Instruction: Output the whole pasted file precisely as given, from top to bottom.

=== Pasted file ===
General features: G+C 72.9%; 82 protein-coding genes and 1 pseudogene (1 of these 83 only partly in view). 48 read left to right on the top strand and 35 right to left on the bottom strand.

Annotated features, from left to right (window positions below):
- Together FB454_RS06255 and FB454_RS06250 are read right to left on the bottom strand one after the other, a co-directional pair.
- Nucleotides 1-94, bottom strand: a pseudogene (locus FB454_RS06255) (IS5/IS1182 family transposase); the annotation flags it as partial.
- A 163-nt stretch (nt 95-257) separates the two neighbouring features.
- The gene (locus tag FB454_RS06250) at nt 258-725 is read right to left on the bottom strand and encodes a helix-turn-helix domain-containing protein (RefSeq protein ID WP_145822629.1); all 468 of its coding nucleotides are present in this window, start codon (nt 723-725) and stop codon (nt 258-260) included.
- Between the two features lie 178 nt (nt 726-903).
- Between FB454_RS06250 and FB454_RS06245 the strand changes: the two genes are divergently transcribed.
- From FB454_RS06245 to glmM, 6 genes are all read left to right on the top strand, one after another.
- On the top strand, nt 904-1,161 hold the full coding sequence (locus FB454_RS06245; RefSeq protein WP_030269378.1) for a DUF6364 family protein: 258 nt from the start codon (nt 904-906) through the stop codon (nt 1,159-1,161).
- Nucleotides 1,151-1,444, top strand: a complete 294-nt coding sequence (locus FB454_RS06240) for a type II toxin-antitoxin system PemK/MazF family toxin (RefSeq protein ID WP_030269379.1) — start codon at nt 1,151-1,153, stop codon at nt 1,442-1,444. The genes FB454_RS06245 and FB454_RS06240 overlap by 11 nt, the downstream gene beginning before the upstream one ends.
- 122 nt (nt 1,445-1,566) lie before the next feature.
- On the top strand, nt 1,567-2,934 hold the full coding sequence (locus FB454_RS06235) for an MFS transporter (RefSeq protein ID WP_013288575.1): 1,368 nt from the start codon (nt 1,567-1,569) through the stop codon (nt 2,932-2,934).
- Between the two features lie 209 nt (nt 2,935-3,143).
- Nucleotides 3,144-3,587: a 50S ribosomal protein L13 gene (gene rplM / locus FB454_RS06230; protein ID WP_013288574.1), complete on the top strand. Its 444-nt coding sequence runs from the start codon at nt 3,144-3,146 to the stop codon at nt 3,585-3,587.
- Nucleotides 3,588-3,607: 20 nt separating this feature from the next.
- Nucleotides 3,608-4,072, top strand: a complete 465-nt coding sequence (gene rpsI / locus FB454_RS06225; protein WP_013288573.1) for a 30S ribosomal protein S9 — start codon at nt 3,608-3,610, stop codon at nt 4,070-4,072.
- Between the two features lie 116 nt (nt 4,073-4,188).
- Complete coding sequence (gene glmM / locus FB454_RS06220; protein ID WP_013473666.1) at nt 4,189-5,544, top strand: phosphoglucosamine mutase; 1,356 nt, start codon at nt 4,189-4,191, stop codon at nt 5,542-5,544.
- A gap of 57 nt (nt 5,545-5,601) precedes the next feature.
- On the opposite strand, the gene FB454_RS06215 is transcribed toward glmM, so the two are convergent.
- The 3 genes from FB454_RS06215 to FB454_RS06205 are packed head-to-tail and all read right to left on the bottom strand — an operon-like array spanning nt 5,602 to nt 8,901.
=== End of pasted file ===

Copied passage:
General features: G+C 72.9%; 82 protein-coding genes and 1 pseudogene (1 of these 83 only partly in view). 48 read left to right on the top strand and 35 right to left on the bottom strand.

Annotated features, from left to right (window positions below):
- Together FB454_RS06255 and FB454_RS06250 are read right to left on the bottom strand one after the other, a co-directional pair.
- Nucleotides 1-94, bottom strand: a pseudogene (locus FB454_RS06255) (IS5/IS1182 family transposase); the annotation flags it as partial.
- A 163-nt stretch (nt 95-257) separates the two neighbouring features.
- The gene (locus tag FB454_RS06250) at nt 258-725 is read right to left on the bottom strand and encodes a helix-turn-helix domain-containing protein (RefSeq protein ID WP_145822629.1); all 468 of its coding nucleotides are present in this window, start codon (nt 723-725) and stop codon (nt 258-260) included.
- Between the two features lie 178 nt (nt 726-903).
- Between FB454_RS06250 and FB454_RS06245 the strand changes: the two genes are divergently transcribed.
- From FB454_RS06245 to glmM, 6 genes are all read left to right on the top strand, one after another.
- On the top strand, nt 904-1,161 hold the full coding sequence (locus FB454_RS06245; RefSeq protein WP_030269378.1) for a DUF6364 family protein: 258 nt from the start codon (nt 904-906) through the stop codon (nt 1,159-1,161).
- Nucleotides 1,151-1,444, top strand: a complete 294-nt coding sequence (locus FB454_RS06240) for a type II toxin-antitoxin system PemK/MazF family toxin (RefSeq protein ID WP_030269379.1) — start codon at nt 1,151-1,153, stop codon at nt 1,442-1,444. The genes FB454_RS06245 and FB454_RS06240 overlap by 11 nt, the downstream gene beginning before the upstream one ends.
- 122 nt (nt 1,445-1,566) lie before the next feature.
- On the top strand, nt 1,567-2,934 hold the full coding sequence (locus FB454_RS06235) for an MFS transporter (RefSeq protein ID WP_013288575.1): 1,368 nt from the start codon (nt 1,567-1,569) through the stop codon (nt 2,932-2,934).
- Between the two features lie 209 nt (nt 2,935-3,143).
- Nucleotides 3,144-3,587: a 50S ribosomal protein L13 gene (gene rplM / locus FB454_RS06230; protein ID WP_013288574.1), complete on the top strand. Its 444-nt coding sequence runs from the start codon at nt 3,144-3,146 to the stop codon at nt 3,585-3,587.
- Nucleotides 3,588-3,607: 20 nt separating this feature from the next.
- Nucleotides 3,608-4,072, top strand: a complete 465-nt coding sequence (gene rpsI / locus FB454_RS06225; protein WP_013288573.1) for a 30S ribosomal protein S9 — start codon at nt 3,608-3,610, stop codon at nt 4,070-4,072.
- Between the two features lie 116 nt (nt 4,073-4,188).
- Complete coding sequence (gene glmM / locus FB454_RS06220; protein ID WP_013473666.1) at nt 4,189-5,544, top strand: phosphoglucosamine mutase; 1,356 nt, start codon at nt 4,189-4,191, stop codon at nt 5,542-5,544.
- A gap of 57 nt (nt 5,545-5,601) precedes the next feature.
- On the opposite strand, the gene FB454_RS06215 is transcribed toward glmM, so the two are convergent.
- The 3 genes from FB454_RS06215 to FB454_RS06205 are packed head-to-tail and all read right to left on the bottom strand — an operon-like array spanning nt 5,602 to nt 8,901.